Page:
Thursday, 20 December 2007

Cancel First World Debt!

UnLtdWorld is a new social networking site which aims to bring together people who want to "generate social impact" - in other words, change the world. I've met Alberto, who's running it, and I was impressed by his experience and the way he's approaching the project.

So this morning I sat down to create my profile on their Beta site, when I came to two questions which temporarily stumped me:

  • What issue most concerns you in the world?

  • What single issue would you change to make the world a better place?

They are entirely appropriate questions for the site, just not ones that I'm very good at answering.

In the end, I decided that what most concerns me is 'the loss of the sense of timeliness'. And the single change I would make would be to 'cancel first world debt'.

I didn't notice until afterwards, but these answers pinpoint two of the three things I would like to write about, at that distant period in my life when I finally have the time to write something more coherent than a blog. They are also connected: the effect of being in debt shapes your experience of and relationship to time. And, since the cultural and economic shifts of the 1960s, debt has become the primary mechanism of social control that keeps us bound to our untimely way of living. But that's a long story...

What prompted me to blog about this was that, having been thinking about the cancellation of debt, I stumbled across this article (via Ran):

Laws that periodically canceled debts, freed Israelite debt-servants, and returned lands to their traditional holders have confused Biblical students for centuries. They have long been virtually ignored by historians on the ground that, to modern eyes, they would seem to wreak economic havoc.

Recent discoveries of Bronze Age Near Eastern royal proclamations dating from 2400 to 1600 BCE leave no doubt that these edicts were implemented. During the Babylonian period they grew more elaborate and detailed, capped by Ammisaduqa’s Edict of 1646 BCE. Now that these edicts are understood, the Biblical laws no longer stand alone as utopian or other-worldly ideals; they take their place in a 2,000-year continuum of periodic and regular economic renewal based on freedom from debt-servitude and from the loss of access to self-support on the land...

Rome was the first society not to cancel its debts. And we all know what happened to it. Classical historians such as Plutarch, Livy, and Diodorus attributed Rome’s decline and fall to the fact that creditors got the entire economy in their debt, expropriated the land and public domain, and strangled the economy.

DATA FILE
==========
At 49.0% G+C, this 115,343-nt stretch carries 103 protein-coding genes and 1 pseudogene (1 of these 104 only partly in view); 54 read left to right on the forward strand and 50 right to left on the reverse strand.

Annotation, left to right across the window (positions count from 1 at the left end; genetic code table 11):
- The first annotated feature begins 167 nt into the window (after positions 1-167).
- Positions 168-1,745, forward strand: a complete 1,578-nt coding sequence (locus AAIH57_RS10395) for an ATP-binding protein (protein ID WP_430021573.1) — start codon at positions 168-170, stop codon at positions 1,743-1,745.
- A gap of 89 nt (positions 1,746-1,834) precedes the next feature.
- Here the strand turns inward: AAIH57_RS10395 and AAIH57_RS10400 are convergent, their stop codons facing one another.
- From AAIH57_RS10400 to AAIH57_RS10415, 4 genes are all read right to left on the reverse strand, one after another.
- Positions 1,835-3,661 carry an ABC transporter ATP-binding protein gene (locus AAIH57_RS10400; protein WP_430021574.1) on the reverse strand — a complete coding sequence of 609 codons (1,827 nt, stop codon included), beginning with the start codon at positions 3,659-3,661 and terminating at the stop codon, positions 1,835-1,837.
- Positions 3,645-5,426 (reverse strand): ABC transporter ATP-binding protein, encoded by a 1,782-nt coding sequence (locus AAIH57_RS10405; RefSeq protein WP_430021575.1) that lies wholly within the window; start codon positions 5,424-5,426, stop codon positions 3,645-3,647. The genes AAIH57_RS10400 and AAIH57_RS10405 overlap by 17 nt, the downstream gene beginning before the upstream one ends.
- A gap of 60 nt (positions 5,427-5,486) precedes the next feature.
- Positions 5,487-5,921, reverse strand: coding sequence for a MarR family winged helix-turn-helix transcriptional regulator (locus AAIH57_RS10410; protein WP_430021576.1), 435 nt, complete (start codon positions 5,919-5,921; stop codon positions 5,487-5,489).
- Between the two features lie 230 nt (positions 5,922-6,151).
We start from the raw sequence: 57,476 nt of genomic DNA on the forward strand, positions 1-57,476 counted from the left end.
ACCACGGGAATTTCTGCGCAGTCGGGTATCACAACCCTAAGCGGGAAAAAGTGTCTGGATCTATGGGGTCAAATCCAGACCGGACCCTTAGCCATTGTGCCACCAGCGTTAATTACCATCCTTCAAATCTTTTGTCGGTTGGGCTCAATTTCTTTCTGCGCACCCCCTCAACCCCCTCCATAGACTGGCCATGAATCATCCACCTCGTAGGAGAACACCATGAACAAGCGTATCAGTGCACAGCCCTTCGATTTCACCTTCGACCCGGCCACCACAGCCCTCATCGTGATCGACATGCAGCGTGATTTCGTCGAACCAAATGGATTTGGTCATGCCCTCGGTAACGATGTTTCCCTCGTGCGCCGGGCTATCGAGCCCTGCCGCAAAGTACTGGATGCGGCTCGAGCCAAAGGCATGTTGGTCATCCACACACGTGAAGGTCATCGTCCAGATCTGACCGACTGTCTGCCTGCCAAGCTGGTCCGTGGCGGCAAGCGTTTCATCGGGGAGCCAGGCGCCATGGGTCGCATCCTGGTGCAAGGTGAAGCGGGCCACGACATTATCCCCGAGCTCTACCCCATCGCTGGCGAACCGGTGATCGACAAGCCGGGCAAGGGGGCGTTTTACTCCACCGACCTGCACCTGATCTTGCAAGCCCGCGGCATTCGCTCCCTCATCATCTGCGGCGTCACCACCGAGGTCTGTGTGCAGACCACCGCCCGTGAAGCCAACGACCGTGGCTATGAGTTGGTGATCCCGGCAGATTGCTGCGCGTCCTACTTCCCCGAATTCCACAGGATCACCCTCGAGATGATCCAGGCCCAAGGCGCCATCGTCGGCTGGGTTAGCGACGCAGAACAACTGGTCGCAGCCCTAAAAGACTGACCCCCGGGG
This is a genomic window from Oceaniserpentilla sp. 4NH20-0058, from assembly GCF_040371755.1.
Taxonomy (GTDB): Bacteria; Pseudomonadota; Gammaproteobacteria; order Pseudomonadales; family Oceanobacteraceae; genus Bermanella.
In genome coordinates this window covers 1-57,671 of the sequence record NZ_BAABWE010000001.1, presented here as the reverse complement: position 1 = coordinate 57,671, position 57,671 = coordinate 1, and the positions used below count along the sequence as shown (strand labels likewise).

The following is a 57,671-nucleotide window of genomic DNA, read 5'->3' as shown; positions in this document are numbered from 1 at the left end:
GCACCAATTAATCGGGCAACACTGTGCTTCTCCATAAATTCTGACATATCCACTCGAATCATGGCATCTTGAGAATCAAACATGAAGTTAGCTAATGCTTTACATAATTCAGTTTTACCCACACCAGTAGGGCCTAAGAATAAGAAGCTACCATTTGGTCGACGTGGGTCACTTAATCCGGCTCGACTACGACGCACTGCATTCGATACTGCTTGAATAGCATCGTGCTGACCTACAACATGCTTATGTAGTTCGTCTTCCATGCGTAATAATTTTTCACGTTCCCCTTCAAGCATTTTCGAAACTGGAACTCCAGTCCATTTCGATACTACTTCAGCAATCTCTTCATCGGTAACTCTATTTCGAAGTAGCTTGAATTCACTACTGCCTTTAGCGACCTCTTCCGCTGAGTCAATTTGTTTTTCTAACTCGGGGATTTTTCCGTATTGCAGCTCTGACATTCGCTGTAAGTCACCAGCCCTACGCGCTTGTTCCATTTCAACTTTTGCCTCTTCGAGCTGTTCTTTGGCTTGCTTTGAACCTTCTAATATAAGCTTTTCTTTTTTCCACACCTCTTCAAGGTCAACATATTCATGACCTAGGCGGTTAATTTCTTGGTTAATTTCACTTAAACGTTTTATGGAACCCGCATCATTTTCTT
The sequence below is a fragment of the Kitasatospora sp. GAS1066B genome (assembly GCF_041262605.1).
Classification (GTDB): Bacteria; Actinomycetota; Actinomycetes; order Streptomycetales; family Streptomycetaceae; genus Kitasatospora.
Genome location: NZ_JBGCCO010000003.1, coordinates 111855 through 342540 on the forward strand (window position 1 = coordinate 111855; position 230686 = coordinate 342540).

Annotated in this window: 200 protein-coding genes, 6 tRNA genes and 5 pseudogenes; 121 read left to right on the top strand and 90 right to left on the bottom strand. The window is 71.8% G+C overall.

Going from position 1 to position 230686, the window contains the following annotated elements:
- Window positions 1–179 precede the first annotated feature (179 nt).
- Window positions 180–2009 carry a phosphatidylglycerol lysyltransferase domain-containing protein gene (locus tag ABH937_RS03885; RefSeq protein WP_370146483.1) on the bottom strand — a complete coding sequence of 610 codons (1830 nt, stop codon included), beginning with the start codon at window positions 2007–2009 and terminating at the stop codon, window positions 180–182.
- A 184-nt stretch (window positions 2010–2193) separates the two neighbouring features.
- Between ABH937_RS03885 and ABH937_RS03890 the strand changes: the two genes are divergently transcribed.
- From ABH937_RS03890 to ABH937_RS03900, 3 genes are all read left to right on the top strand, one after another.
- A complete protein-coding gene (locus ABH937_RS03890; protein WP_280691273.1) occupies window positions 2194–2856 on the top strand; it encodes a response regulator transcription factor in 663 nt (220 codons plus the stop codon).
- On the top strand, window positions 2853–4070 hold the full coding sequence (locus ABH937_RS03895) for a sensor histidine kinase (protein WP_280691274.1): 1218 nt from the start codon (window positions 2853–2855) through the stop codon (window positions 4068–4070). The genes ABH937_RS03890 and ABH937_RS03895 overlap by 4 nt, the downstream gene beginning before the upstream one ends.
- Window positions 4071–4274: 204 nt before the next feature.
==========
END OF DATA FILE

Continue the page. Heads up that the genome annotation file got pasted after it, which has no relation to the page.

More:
The author is Michael Hudson, an economist at the University of Missouri, and there's a lot more on his website. I'm very glad to have found it, because I've wondered for a long time whether the Jubilee laws of the Old Testament were more than wishful thinking, and - despite coming from a family of theologians - noone was able to tell me.

5 comments:

Dan Aktivix said...

I'm of two minds about debt, in the same way I am about work. Both may make us able to do things we otherwise couldn't. Both might equally make us pseudo-slaves. Both are sweetness and light from the mouths of economists: your a toilet cleaner because of comparative advantage, and you have debt because you must borrow to invest, and invest to grow (as a person, a nation.)

I came across the phrase 'indentured consumption' recently in, well, it must have been the Guardian! I love it when two words capture an idea so well. A google search gives this link. There's more to be spoken about this...

Dan Aktivix said...

I mean 'you're'. Gawd, what awful grammar.

Dougald Hine said...

Thanks for the link - "indentured consumption" is a great term. There's more to be spoken, indeed! (And I still owe you that email about Berger...)

What particularly interests me about debt is the way that the moral codes around it changed during the 20th century. Within two generations, in British working class culture, personal debt was transformed from a cause for shame into a necessity. This volte face was arguably more dramatic than the parallel shift in sexual mores. Both shifts involve an inversion of the economics of desire.

There's so much more to be said about this! And the further you go with it, the more aspects of recent history it sheds light on.

As for cancelling first world debt, I've no idea what the consequences would be, but it would be interesting as hell to see! I do have a sense that education systems and the debt culture combine insidiously to ensure that by the time most people begin to have doubts about the picture of the world they've been given, the cost of paying attention to those doubts has become disconcertingly high. (The literal meaning of mortgage is 'grip of death'.)

Alberto said...

Great post Dougald! I initially thought the "first world debt" in your UnLtdWorld profile was a typo, so this piece was filled with some very very interesting and provoking thoughts!! Great link too!

Dougald Hine said...

Glad you liked the post, Alberto! I'm enjoying playing around with UnLtd World and look forward to seeing how it develops.

Funny that you thought it might have been a typo - that serves me right for trying to be clever.

Actually, I seem to spend my life being mistaken for a typo. It's amazing how often people entering data assume that I've misspelt my own name and helpfully correct it to "DOUGLAS". And a TV presenter once addressed me as "DOUG, LAD" all the way through an interview, which I thought was a little over-familiar!

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